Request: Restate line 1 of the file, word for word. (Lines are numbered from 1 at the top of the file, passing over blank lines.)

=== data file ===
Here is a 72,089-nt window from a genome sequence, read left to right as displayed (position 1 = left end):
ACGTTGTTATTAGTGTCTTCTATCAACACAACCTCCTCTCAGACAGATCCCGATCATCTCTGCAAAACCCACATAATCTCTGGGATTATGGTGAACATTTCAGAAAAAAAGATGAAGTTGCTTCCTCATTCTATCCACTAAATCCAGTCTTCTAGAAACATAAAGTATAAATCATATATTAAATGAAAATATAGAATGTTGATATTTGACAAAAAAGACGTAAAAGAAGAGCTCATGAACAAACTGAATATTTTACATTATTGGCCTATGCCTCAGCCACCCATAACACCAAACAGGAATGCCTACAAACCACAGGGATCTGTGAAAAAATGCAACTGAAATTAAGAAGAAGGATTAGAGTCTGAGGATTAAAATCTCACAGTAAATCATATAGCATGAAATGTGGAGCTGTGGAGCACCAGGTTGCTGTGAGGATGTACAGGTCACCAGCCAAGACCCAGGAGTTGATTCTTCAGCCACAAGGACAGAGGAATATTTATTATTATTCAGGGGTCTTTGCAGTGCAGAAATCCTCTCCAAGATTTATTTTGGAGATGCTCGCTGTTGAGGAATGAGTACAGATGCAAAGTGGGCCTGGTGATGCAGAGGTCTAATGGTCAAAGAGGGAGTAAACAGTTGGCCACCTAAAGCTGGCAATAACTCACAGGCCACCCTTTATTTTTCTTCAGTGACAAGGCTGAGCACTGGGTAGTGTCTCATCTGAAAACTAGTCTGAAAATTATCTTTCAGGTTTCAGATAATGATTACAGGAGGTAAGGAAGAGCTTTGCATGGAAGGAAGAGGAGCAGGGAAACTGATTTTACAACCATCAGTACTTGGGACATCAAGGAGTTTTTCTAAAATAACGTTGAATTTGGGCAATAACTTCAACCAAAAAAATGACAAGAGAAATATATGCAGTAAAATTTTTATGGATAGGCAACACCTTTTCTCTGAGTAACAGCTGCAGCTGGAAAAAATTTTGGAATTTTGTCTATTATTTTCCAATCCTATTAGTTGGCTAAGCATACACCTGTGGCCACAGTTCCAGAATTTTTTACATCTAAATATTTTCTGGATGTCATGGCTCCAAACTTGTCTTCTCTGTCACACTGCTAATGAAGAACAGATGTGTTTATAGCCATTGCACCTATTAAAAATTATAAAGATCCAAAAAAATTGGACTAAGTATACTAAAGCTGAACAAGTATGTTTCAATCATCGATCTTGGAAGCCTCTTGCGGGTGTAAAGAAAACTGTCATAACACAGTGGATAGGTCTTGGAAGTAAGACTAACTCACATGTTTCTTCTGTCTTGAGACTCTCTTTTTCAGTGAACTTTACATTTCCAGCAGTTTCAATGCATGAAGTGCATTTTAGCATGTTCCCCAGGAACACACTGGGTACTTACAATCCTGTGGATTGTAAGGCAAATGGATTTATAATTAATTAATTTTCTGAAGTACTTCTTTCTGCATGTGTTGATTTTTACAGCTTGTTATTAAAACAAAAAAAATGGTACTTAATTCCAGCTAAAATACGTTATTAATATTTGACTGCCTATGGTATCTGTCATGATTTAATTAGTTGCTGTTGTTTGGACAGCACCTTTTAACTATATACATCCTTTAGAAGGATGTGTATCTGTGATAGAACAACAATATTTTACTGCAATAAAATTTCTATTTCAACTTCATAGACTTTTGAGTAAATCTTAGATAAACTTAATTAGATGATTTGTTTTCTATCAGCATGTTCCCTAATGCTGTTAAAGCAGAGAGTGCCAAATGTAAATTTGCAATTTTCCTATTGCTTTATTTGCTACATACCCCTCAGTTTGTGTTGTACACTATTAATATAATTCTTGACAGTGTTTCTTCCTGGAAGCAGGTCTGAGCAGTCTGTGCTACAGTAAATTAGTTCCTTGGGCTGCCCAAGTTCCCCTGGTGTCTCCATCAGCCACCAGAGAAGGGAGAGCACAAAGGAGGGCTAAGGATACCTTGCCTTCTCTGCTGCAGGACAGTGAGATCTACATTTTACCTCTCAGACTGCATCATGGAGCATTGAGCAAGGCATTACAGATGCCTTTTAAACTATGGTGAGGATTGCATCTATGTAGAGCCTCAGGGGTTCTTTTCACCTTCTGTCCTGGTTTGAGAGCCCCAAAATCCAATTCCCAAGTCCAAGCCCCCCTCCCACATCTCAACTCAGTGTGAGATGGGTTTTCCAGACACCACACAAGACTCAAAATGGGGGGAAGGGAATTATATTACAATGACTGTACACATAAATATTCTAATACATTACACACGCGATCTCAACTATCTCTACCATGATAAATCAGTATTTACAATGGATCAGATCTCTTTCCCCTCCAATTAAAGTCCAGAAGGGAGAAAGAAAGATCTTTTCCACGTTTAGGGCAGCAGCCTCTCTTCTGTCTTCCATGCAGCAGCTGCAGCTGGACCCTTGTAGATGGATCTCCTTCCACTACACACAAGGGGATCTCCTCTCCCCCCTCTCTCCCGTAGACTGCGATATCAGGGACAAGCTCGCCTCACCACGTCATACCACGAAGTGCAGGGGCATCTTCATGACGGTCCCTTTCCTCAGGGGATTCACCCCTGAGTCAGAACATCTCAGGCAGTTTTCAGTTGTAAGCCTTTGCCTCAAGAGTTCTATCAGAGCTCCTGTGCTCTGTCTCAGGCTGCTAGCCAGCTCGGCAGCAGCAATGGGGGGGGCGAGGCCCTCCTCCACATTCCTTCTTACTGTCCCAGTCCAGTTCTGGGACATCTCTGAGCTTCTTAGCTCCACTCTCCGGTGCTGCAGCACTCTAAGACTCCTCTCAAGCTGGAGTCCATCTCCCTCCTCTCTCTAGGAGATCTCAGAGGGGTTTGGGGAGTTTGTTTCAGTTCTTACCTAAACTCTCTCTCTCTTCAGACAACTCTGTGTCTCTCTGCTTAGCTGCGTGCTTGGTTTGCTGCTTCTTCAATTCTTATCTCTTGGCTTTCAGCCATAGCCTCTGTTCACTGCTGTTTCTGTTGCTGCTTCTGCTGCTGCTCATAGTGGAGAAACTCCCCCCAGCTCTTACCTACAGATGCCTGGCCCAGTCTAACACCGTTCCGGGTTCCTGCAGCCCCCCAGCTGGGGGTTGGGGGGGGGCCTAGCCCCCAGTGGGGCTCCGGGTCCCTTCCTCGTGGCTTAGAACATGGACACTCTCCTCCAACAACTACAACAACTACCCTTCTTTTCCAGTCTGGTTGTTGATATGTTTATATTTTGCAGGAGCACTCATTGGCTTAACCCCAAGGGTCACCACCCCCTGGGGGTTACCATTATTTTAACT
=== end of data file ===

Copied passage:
Here is a 72,089-nt window from a genome sequence, read left to right as displayed (position 1 = left end):